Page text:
The stringent measures come after Macau has been largely COVID-free since an outbreak in October 2021.

Macau adheres to China’s “zero-COVID” policy which aims to eradicate all outbreaks, at just about any cost, running counter to a global trend of trying to co-exist with the virus.

Macau’s cases are still far below daily infections in other places, including neighboring Hong Kong where cases have jumped to more than 2,000 a day this month.

However, it only has one public hospital, whose services are already stretched on a daily basis. The territory has an open border with mainland China, with many residents living and working in the adjoining city of Zhuhai.

Source: Voice of America

Hong Kong Lawmaker Tests COVID-Positive After Photo With Xi

A Hong Kong lawmaker who posed for a group photo with Chinese President Xi Jinping during the leader’s visit to the financial hub this week confirmed Sunday he has since tested positive for coronavirus.

Xi visited Hong Kong under strict security measures to mark the 25th anniversary of the city’s handover from Britain in his first trip outside mainland China since the outbreak of the pandemic.

Steven Ho, a 42-year-old member of Hong Kong’s largest pro-Beijing party who sits in the city’s rubber stamp legislature, was one of about 100 officials granted close contact with Xi for a photo call on Thursday afternoon.

Ho was standing two rows directly behind Xi, according to the photos released by the government.

The lawmaker tested negative on the first day of Xi’s visit on Thursday and returned an uncertain test on Friday, he said.

He did not take part in any events on Friday after the uncertain test result, he said in a statement on social media.

“The sample of July 1 was one with extremely low infectivity and it was categorized as ‘uncertain’, but for the sake of public security, I did not participate in the events on that day,” Ho wrote.

Ho was the second member of the DAB party to have tested positive around Xi’s visit.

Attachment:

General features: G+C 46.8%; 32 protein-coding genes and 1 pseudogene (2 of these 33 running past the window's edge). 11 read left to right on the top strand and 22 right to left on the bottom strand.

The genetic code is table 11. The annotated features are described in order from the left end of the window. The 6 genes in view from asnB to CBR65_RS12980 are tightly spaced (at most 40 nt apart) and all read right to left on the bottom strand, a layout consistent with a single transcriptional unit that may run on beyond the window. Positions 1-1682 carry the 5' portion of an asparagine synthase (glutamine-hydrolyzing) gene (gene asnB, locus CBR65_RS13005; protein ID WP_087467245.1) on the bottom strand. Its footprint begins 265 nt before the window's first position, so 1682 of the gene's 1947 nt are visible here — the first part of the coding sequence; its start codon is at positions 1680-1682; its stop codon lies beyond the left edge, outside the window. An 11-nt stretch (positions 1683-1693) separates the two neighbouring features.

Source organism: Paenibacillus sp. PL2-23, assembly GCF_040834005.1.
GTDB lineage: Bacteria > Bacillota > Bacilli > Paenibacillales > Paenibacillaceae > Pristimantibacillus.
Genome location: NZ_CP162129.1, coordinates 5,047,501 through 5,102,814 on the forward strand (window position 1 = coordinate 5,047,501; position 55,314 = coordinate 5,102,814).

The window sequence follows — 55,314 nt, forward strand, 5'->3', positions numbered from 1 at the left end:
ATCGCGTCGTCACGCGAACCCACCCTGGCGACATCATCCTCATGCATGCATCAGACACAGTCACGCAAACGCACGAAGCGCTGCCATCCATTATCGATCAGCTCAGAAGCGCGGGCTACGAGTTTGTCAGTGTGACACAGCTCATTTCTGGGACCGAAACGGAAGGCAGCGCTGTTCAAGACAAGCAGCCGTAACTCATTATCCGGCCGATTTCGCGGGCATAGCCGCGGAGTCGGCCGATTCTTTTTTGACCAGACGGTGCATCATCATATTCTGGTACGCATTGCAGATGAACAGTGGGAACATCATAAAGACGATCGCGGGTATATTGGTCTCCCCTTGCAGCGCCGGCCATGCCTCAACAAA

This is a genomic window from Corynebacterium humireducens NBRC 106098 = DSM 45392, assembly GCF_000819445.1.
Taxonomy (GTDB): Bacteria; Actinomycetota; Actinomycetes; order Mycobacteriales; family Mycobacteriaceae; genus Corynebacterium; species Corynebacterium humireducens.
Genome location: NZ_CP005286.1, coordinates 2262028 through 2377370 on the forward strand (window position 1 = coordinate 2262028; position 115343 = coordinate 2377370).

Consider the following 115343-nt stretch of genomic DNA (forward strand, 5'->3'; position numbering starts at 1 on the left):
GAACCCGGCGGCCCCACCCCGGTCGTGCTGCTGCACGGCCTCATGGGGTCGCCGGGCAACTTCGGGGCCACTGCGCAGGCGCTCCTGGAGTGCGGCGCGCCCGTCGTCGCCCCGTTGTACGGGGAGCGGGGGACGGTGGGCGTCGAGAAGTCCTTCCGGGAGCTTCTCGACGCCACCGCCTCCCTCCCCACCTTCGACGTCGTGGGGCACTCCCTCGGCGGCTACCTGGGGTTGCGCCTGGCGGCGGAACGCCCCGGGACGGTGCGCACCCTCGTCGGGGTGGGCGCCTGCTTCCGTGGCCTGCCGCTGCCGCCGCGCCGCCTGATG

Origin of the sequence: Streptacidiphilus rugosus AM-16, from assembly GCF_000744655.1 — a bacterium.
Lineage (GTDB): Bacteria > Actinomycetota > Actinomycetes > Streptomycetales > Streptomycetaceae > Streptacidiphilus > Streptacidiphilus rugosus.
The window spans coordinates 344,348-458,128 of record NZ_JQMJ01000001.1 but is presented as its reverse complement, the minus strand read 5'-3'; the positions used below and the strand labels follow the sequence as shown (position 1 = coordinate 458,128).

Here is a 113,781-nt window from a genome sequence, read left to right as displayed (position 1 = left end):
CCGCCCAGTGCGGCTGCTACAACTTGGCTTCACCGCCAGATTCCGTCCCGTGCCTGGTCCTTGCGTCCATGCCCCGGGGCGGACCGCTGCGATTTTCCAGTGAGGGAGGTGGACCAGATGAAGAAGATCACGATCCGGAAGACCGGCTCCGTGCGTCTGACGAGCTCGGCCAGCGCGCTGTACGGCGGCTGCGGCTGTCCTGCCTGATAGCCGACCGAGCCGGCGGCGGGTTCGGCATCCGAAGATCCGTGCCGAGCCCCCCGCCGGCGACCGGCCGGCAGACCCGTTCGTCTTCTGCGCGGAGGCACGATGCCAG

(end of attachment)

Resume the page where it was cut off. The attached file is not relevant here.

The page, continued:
Tam Yiu-chung, Hong Kong’s sole representative to Beijing’s top lawmaking body, tested positive on Thursday and was absent from all events.

China is the only major economy still pursuing a zero-Covid approach of eliminating outbreaks as they emerge, using snap lockdowns and mass testing.

Xi has not left China in nearly 900 days and the vast country’s borders have been largely sealed to most outsiders.

Hong Kong is pursuing a lighter version of zero-Covid but has kept heavy travel and gathering restrictions in place throughout the pandemic.

Extraordinarily tight rules were imposed to ensure both the coronavirus and political opposition were not in Xi’s orbit during his trip to the city, where a democracy movement has been crushed since huge protests three years ago.

Hundreds of government officials, legislators and other invited guests were forced into an anti-Covid “closed-loop” system, which included limiting their social contacts, taking daily PCR tests and checking into a quarantine hotel in the days leading up to the visit.

During the visit, parts of the city were shut down, prominent dissidents were placed under heavy police surveillance, and multiple journalists were barred from covering the official events.

Nine arrests were made by the city’s national security police in the week before Xi’s visit and at least two arrests were made on Friday.

Source: Voice of America